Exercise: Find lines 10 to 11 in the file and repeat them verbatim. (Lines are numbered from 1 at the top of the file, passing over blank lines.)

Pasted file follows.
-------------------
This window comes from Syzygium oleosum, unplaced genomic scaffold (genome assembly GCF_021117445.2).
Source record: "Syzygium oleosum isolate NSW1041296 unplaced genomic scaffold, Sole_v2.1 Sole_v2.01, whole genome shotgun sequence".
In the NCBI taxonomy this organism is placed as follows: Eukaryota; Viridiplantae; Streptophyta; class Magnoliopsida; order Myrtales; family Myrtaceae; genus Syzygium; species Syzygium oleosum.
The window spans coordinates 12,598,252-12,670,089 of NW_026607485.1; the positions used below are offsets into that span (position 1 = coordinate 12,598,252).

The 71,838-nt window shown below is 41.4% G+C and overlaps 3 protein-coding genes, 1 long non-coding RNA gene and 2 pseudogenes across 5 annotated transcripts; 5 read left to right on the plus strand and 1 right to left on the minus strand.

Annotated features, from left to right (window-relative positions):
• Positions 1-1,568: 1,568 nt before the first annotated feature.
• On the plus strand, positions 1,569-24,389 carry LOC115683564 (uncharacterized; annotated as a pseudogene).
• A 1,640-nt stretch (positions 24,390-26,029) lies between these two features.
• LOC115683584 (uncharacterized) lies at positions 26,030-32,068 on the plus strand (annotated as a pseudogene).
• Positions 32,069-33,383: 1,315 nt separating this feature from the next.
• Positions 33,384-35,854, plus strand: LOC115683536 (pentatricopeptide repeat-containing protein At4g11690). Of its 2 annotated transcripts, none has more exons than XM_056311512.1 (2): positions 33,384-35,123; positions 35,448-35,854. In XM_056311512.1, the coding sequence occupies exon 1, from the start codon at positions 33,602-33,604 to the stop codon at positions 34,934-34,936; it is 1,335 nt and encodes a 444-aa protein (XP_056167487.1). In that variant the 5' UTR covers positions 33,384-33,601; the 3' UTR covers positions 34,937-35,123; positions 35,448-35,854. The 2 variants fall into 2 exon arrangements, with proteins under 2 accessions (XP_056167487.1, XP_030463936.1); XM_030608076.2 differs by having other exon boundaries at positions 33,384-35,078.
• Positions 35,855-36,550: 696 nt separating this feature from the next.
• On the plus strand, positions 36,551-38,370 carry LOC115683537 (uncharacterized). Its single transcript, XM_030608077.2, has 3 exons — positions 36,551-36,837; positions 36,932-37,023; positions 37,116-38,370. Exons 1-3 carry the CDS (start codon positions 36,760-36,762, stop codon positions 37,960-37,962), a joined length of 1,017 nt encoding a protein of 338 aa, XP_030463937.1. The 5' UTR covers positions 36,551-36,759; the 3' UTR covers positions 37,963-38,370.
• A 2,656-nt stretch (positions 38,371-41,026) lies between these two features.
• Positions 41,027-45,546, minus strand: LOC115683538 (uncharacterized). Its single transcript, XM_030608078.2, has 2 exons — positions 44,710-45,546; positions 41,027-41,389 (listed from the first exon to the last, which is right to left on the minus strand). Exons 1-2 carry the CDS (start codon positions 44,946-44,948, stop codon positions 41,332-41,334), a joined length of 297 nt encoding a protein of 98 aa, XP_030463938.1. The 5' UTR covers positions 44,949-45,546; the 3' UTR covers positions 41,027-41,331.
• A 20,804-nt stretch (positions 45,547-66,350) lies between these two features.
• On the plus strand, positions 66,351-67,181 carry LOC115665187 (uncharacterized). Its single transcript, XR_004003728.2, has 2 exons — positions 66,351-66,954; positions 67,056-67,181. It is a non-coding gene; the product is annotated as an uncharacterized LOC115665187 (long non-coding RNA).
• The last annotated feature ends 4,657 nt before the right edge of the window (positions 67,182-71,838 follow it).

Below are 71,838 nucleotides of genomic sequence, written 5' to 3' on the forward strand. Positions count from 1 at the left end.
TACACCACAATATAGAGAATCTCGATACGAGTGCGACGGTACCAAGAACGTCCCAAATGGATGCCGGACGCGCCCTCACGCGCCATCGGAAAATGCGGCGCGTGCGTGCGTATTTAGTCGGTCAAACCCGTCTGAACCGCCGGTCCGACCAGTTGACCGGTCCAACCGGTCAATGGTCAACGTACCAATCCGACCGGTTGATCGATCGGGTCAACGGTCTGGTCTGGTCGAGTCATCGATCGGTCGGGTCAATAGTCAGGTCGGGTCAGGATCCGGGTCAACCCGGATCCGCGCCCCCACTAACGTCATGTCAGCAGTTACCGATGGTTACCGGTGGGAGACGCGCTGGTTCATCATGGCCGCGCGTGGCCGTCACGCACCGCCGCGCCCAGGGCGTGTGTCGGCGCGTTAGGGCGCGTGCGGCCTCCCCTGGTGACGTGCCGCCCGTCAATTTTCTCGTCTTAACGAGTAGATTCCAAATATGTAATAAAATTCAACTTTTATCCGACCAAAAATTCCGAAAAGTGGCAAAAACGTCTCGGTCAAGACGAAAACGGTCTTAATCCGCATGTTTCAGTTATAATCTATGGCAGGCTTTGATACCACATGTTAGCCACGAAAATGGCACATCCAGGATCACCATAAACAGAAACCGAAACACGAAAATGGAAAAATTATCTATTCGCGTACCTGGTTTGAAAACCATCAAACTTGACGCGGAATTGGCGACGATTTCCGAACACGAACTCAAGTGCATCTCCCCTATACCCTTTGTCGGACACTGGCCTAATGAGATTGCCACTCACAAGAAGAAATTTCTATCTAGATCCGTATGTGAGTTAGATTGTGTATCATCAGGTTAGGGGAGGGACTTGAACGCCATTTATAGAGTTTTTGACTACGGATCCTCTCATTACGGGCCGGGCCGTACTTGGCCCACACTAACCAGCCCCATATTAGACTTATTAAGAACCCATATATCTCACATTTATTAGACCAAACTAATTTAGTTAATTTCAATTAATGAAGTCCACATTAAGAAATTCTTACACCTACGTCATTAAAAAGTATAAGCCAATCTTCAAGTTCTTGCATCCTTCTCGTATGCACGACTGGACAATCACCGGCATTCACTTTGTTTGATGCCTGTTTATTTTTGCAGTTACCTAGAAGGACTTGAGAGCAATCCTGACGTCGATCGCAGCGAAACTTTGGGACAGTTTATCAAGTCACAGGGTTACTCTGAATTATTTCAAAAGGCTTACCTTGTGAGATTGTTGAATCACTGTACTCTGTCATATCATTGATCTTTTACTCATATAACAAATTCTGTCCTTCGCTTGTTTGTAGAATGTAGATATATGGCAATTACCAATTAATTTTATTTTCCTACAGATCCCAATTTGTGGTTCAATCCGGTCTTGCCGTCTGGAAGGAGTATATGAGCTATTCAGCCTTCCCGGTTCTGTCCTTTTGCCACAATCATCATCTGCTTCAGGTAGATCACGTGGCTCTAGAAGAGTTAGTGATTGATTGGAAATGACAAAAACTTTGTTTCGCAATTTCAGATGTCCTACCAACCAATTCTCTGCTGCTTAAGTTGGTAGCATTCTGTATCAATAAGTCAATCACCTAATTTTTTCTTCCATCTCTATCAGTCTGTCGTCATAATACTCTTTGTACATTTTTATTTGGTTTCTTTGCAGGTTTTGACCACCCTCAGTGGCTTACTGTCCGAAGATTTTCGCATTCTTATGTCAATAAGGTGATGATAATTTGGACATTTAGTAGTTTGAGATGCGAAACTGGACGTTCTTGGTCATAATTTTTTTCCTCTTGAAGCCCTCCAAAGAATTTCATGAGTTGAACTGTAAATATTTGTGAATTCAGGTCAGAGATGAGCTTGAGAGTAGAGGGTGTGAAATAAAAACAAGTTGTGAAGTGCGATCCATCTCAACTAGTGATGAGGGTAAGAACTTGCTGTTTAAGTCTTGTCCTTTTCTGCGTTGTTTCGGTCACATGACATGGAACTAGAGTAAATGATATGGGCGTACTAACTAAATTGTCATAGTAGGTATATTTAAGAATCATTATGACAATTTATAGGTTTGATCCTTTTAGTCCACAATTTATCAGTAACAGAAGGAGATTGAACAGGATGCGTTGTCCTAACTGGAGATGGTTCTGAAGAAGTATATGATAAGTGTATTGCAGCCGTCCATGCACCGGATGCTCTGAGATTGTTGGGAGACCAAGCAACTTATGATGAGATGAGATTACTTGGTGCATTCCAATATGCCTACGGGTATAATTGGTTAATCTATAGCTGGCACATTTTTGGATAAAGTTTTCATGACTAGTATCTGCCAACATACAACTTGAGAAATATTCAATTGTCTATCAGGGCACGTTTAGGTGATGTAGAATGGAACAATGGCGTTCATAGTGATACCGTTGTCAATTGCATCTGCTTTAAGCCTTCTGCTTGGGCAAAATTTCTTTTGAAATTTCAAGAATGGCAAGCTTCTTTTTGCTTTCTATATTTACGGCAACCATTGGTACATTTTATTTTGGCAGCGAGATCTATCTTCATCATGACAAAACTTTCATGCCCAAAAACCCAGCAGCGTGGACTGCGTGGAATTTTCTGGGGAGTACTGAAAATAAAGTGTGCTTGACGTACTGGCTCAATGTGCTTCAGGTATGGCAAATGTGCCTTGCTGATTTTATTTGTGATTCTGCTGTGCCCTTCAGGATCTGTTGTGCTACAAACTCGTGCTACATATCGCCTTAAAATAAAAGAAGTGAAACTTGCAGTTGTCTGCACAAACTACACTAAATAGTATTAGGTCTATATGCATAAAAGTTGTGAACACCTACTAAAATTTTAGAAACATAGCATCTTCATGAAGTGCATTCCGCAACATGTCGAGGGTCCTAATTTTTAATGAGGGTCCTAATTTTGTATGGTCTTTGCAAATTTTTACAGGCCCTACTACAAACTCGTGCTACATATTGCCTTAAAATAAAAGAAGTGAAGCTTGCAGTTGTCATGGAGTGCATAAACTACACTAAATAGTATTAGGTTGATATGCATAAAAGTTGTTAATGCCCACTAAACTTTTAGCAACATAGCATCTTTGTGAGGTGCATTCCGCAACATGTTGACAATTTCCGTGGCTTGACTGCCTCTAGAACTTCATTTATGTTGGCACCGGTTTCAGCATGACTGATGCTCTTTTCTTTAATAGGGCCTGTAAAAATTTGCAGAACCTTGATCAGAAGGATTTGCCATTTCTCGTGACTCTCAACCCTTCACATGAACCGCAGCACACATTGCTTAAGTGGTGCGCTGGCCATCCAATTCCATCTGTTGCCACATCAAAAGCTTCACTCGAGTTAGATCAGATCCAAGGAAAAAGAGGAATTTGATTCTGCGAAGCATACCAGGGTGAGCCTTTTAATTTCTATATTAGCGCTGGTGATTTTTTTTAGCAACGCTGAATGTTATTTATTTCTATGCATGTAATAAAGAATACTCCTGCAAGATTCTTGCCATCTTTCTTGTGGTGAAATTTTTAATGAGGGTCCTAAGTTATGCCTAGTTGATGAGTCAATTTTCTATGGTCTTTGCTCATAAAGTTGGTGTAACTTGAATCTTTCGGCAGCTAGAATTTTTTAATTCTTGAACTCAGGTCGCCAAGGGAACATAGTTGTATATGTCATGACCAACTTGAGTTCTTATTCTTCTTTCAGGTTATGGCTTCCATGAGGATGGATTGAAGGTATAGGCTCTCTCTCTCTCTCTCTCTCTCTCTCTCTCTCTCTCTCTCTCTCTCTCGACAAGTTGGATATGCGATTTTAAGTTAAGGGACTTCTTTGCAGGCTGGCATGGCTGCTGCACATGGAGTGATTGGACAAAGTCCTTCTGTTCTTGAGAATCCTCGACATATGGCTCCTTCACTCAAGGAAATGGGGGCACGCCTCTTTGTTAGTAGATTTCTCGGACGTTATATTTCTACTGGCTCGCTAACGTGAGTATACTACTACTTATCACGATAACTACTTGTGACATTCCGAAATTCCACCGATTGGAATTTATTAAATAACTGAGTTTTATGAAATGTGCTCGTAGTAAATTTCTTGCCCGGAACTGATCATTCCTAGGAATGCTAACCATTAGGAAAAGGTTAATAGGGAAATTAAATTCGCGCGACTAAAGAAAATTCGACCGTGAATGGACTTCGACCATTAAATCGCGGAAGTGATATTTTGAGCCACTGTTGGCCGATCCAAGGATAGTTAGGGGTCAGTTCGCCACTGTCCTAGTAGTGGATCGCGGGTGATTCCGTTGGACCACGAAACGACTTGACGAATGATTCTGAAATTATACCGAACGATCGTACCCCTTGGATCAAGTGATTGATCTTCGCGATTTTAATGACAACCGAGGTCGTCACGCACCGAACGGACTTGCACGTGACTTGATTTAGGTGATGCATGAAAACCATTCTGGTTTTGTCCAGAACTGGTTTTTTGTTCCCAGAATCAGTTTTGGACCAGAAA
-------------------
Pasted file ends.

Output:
• LOC115683584 (uncharacterized) lies at positions 26,030-32,068 on the plus strand (annotated as a pseudogene).
• Positions 32,069-33,383: 1,315 nt separating this feature from the next.